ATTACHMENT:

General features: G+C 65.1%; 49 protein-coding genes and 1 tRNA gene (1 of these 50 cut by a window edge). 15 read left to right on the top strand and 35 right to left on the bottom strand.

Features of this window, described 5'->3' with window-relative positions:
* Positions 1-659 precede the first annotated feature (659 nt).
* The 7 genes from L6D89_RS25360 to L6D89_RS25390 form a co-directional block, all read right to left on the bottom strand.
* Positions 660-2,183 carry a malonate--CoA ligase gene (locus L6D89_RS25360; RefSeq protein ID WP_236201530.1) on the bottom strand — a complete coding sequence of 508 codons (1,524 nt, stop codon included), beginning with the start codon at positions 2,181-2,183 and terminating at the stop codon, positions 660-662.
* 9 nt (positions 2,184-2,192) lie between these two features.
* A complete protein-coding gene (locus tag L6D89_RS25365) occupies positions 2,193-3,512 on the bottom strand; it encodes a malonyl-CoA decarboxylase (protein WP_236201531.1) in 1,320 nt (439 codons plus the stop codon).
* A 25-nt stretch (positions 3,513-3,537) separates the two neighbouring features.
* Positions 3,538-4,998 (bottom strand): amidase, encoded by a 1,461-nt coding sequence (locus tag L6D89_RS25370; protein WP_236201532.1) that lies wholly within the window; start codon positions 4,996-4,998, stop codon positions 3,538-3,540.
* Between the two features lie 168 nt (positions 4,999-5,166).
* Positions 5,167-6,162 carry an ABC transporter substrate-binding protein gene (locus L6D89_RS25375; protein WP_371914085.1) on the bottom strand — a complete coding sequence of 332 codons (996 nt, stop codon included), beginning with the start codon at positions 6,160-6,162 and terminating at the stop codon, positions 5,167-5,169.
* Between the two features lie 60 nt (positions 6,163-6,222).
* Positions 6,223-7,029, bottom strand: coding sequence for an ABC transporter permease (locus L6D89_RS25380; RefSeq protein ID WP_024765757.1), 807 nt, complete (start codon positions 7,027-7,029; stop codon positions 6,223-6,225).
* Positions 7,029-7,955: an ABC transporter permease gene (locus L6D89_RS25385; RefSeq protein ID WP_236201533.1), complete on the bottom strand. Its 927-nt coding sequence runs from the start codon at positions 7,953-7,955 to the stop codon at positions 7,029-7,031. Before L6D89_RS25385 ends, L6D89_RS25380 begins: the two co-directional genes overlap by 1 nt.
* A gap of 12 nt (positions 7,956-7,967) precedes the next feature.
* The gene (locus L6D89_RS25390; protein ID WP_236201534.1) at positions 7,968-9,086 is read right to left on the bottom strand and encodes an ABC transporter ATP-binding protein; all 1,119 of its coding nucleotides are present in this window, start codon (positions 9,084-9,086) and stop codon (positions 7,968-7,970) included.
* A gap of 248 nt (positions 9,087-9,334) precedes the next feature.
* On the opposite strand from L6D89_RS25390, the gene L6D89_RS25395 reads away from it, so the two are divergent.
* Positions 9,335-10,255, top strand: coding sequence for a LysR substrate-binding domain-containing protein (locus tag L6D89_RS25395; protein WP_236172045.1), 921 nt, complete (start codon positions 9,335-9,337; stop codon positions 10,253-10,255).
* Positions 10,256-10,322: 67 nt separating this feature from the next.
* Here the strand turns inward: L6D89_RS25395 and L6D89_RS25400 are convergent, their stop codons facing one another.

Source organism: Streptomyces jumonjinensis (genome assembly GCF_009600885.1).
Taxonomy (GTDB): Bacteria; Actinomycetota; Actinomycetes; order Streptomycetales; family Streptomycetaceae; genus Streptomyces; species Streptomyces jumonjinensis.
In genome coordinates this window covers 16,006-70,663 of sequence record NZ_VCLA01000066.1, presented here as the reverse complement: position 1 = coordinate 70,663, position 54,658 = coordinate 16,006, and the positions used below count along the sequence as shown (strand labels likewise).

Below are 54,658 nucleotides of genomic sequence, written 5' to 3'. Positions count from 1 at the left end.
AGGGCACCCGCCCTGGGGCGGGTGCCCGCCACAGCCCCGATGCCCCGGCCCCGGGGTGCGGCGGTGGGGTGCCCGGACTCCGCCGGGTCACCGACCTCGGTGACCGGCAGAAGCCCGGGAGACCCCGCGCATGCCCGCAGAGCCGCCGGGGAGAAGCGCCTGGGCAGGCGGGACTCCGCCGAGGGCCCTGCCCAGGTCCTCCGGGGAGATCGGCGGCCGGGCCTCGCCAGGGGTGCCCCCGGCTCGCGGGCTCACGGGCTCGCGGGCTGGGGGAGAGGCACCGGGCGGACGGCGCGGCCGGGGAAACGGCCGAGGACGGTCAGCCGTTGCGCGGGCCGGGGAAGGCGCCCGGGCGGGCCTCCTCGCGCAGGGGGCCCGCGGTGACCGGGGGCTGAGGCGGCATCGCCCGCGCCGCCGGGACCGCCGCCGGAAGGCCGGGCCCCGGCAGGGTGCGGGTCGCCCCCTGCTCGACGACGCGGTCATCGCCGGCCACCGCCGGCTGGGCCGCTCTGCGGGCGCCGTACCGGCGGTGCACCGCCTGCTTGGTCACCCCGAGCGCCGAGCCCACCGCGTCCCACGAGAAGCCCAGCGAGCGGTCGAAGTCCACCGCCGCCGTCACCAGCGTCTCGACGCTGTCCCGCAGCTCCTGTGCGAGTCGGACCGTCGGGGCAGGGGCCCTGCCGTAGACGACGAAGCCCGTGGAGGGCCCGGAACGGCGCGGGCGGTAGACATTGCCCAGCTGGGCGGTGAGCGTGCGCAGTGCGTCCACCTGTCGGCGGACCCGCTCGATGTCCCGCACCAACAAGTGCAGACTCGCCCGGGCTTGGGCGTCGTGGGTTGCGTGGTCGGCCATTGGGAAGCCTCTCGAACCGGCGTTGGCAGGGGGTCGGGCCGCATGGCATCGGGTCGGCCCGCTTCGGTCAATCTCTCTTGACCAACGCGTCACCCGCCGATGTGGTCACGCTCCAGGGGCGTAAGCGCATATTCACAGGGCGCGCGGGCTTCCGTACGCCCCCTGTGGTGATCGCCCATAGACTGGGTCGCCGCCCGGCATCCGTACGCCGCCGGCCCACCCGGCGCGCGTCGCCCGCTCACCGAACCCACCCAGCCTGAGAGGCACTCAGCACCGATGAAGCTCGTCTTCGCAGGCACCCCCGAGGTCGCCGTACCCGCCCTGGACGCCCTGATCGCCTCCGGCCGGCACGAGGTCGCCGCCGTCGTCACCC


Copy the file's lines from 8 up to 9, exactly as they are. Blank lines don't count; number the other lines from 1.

* A 25-nt stretch (positions 3,513-3,537) separates the two neighbouring features.
* Positions 3,538-4,998 (bottom strand): amidase, encoded by a 1,461-nt coding sequence (locus tag L6D89_RS25370; protein WP_236201532.1) that lies wholly within the window; start codon positions 4,996-4,998, stop codon positions 3,538-3,540.